Most people know very little about the Medicaid program – and what they think they know may be incorrect. For instance, did you know that although Medicaid does provide health insurance for low income individuals and families, it also provides coverage for the disabled and elderly? Moreover, the odds are very good that you will need the benefits offered by Medicaid during your golden years. One area of considerable confusion within the Medicaid program is the “waiver” program. If you do end up relying on Medicaid benefits at some point in time you should have at least a basic understanding of what a Medicaid waiver is and how to apply for one.
The primary reason why a significant percentage of the elderly end up relying on Medicaid is because Medicaid covers the costs associated with long-term care – something that most private health insurance policies and Medicare do not cover. Statistics tell us that at the time you retire you stand a one in two chance of needing long-term care before you die. If you make it another 20 years, to age 85, those odds increase to three in four.
Although Medicaid covers long-term care provided in a facility such as a nursing home, many elderly individuals would prefer to receive that care in their own homes. Moreover, many remain capable of living in their home if they can just arrange for some specialized in-home care. This is where Medicaid waivers come in. In general, a waiver allows a state to waive a specific requirement or procedure, or to change the traditional method of providing care, in an effort to provide more cost effective and/or customized care to a recipient. Though the Medicaid program is primarily funded by the federal government, it is administered at the state level. For this reason, the waivers available will vary by state; however, most states have at least one waiver program that allows a recipient to receive care at home instead of in a long-term care facility.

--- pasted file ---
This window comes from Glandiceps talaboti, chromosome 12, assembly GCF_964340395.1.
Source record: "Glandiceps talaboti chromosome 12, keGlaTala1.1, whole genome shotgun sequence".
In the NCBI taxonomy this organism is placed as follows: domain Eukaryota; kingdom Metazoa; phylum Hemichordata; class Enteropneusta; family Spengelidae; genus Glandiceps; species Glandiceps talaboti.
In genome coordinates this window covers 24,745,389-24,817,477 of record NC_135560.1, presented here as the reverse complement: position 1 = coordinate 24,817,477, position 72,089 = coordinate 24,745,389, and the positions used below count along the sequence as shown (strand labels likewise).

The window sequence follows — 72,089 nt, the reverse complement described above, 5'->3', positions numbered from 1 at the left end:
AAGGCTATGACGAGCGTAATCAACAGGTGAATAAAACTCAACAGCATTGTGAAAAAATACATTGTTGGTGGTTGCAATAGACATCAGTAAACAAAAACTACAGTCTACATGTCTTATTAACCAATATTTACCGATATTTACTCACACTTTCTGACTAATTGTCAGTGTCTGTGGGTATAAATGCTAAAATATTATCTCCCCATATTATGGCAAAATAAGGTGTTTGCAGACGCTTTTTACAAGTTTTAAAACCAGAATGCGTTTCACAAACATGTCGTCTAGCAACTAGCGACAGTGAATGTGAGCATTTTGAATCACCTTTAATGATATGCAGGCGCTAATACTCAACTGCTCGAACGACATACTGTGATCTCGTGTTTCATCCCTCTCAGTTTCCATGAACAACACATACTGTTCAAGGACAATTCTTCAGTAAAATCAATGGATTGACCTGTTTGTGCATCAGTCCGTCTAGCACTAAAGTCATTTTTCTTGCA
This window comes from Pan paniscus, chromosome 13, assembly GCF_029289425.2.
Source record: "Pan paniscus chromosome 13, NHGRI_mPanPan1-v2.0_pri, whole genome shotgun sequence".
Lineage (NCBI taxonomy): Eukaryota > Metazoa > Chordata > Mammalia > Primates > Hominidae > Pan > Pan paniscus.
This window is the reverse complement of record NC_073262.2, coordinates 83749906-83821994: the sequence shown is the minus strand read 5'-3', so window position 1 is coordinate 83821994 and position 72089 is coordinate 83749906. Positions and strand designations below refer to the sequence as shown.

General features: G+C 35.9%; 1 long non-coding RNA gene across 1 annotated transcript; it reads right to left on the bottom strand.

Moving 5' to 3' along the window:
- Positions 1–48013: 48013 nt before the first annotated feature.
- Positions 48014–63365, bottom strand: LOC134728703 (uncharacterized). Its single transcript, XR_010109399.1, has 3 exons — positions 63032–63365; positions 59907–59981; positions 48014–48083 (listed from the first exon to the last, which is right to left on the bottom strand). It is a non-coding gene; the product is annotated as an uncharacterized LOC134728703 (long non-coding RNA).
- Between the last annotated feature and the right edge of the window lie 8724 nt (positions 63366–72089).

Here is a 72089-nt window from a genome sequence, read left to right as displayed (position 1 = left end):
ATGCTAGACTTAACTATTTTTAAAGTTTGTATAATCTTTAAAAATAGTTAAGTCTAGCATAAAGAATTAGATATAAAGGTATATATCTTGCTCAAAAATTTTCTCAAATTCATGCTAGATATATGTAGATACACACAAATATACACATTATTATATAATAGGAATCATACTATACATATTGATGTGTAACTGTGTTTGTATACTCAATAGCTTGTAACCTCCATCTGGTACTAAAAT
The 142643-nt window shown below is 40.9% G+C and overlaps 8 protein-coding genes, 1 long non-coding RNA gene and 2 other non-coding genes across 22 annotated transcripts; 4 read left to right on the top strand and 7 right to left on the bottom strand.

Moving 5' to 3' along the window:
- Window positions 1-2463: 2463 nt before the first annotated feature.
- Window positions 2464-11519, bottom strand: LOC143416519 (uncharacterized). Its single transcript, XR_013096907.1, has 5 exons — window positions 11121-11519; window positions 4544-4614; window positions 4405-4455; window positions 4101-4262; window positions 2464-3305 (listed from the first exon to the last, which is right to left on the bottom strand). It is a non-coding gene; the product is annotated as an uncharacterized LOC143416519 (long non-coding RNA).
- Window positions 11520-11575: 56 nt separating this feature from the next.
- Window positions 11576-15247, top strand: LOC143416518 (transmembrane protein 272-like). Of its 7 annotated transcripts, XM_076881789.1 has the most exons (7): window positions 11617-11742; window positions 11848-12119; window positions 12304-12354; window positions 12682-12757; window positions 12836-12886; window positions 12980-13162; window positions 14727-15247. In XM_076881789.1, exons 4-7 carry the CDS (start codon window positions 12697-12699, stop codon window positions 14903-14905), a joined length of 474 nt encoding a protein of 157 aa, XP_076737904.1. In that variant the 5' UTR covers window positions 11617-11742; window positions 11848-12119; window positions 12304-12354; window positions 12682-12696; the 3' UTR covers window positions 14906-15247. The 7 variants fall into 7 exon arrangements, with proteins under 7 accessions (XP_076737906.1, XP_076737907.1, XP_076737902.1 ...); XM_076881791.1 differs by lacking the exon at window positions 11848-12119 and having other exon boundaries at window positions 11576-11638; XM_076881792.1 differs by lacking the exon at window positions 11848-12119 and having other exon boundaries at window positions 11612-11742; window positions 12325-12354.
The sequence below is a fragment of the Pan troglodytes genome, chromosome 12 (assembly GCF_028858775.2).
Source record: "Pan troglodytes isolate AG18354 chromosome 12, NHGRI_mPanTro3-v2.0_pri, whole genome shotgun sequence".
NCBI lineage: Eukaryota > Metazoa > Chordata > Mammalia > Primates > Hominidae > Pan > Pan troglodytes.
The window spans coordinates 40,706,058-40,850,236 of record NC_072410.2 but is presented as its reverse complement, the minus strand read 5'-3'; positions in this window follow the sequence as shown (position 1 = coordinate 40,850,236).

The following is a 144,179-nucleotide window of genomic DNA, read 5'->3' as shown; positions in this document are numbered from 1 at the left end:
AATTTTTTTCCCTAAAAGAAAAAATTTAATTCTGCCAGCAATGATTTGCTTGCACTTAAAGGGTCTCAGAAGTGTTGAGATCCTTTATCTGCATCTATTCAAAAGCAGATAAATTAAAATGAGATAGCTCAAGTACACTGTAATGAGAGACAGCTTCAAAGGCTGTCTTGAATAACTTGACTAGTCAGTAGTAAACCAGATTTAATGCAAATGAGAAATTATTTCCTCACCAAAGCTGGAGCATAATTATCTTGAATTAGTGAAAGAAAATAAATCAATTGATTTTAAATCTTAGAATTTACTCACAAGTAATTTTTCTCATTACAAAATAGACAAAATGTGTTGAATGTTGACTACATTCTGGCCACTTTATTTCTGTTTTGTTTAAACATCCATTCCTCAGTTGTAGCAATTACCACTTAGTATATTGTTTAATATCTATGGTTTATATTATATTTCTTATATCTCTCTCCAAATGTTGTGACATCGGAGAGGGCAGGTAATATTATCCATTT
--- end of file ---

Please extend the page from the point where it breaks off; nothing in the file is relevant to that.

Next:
The State of Illinois has nine Home and Community Based Services Waiver Programs, or HCBS. One of those nine programs is specifically aimed at the elderly and provides in-home services (homemaker) adult day services, and emergency home response service when needed. Along with meeting the basic eligibility requirements for the Medicaid program, you will also need to be at risk of nursing facility placement and be able to be safely maintained at home with the assistance of the services provided through the waiver. Finally, the cost of the in-home care must be less than institutionalized care.
If you have specific questions about Medicaid planning, elder law, or the Medicaid waiver program, consult with your Illinois estate planning attorney.
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